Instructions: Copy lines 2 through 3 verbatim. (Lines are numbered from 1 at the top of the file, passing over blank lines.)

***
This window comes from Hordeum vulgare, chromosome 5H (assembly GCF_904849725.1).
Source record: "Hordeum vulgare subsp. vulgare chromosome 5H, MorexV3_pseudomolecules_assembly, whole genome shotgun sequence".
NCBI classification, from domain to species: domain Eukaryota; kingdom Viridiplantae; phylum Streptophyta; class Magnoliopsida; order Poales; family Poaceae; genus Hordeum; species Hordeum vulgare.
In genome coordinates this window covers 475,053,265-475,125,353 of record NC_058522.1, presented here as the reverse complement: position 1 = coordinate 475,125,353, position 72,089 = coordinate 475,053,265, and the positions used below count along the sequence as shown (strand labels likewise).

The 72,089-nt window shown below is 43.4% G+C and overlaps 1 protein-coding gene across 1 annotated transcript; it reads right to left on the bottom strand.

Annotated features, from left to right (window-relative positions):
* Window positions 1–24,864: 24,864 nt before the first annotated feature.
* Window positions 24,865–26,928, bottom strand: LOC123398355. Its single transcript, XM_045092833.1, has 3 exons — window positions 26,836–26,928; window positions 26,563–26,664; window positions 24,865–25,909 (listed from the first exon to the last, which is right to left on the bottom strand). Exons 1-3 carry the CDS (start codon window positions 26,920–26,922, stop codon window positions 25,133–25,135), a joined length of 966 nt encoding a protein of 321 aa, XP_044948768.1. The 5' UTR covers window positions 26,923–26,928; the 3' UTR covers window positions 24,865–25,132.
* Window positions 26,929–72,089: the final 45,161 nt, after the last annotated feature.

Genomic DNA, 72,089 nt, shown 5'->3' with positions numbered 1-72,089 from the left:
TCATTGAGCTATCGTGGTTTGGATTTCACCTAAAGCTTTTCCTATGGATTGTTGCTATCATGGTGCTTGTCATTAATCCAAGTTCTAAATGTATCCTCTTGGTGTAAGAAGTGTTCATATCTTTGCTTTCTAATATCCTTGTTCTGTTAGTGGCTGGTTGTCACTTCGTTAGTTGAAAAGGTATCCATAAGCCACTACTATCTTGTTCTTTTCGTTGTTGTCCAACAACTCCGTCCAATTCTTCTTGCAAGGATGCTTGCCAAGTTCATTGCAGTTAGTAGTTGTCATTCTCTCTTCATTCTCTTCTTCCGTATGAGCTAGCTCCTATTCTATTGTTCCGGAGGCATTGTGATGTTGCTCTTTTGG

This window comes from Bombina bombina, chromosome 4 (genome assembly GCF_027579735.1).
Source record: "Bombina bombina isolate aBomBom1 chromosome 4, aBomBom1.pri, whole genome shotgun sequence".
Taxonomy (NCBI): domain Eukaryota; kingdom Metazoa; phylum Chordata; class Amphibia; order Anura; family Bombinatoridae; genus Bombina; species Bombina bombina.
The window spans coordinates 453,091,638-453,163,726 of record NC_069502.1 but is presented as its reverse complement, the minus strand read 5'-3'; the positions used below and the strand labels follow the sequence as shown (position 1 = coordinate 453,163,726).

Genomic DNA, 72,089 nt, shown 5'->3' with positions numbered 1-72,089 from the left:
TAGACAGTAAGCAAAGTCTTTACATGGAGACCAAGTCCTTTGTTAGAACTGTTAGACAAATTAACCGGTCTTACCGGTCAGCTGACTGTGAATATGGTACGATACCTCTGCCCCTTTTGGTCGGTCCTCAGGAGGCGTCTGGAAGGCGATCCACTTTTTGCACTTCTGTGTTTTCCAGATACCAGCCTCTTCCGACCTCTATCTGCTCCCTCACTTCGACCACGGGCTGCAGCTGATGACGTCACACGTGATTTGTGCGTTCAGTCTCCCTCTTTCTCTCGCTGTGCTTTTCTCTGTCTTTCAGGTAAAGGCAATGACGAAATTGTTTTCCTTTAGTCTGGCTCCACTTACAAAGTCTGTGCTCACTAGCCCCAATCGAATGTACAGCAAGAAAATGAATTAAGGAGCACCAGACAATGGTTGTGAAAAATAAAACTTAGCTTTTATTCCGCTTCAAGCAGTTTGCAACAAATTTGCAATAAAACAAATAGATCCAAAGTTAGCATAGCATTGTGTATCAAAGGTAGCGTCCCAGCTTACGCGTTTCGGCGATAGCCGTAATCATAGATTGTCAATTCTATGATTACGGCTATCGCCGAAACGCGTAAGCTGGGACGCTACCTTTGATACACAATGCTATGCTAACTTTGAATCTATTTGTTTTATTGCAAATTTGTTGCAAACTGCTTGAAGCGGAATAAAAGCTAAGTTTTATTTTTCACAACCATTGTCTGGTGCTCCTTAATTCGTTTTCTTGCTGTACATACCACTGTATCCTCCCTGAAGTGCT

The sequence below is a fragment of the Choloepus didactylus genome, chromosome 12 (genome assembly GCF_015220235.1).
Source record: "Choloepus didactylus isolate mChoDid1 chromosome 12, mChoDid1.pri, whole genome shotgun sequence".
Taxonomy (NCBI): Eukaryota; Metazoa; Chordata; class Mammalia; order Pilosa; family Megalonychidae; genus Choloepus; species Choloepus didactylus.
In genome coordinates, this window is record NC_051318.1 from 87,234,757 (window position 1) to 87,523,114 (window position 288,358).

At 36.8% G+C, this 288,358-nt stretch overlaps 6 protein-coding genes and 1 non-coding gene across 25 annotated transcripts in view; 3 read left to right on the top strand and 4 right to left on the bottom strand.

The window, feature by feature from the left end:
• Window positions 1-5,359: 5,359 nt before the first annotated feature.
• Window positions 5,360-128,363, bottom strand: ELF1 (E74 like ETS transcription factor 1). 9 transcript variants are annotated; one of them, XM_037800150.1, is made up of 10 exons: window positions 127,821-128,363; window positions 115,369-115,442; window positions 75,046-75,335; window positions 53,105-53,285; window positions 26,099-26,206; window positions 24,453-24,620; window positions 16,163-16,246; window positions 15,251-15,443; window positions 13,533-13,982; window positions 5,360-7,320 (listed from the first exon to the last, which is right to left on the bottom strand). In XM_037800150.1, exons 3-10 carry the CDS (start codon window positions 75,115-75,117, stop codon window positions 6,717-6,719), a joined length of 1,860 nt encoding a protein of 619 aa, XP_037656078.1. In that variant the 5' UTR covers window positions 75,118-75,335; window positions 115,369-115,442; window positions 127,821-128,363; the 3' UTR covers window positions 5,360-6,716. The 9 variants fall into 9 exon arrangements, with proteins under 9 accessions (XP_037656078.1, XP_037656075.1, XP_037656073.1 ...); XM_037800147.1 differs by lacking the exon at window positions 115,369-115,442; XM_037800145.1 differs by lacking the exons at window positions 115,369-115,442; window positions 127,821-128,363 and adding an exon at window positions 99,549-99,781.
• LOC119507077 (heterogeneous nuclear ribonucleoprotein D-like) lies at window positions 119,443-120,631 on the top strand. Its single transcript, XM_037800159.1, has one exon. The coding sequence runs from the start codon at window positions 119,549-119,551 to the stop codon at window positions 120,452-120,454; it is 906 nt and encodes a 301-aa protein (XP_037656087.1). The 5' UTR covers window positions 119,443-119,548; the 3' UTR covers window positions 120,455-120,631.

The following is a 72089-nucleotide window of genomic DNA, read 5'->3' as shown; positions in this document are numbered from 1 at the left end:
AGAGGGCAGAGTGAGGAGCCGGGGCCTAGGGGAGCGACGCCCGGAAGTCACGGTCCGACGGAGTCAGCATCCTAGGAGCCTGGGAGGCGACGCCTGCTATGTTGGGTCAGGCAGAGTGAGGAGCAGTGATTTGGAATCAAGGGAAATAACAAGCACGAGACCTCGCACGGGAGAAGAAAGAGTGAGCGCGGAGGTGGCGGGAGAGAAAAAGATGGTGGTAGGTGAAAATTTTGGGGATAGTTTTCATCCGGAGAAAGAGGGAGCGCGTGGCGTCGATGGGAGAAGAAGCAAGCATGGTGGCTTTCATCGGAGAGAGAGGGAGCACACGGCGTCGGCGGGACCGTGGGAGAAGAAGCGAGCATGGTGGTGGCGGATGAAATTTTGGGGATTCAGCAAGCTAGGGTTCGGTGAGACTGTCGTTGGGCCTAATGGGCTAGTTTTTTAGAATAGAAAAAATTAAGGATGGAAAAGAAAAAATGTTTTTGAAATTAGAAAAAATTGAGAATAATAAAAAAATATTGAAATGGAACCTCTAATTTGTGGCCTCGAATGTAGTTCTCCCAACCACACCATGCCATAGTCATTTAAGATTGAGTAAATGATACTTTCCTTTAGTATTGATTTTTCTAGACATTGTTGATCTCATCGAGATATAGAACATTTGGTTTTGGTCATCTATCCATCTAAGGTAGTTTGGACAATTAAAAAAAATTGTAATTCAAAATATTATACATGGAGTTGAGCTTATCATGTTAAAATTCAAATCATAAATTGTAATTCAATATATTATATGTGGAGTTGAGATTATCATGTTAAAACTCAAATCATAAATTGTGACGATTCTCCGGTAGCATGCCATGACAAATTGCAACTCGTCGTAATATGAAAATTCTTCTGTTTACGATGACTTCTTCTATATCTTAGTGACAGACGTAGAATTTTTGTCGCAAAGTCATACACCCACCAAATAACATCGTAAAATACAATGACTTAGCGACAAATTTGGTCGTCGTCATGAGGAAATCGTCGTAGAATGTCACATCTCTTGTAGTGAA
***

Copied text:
Source record: "Hordeum vulgare subsp. vulgare chromosome 5H, MorexV3_pseudomolecules_assembly, whole genome shotgun sequence".
NCBI classification, from domain to species: domain Eukaryota; kingdom Viridiplantae; phylum Streptophyta; class Magnoliopsida; order Poales; family Poaceae; genus Hordeum; species Hordeum vulgare.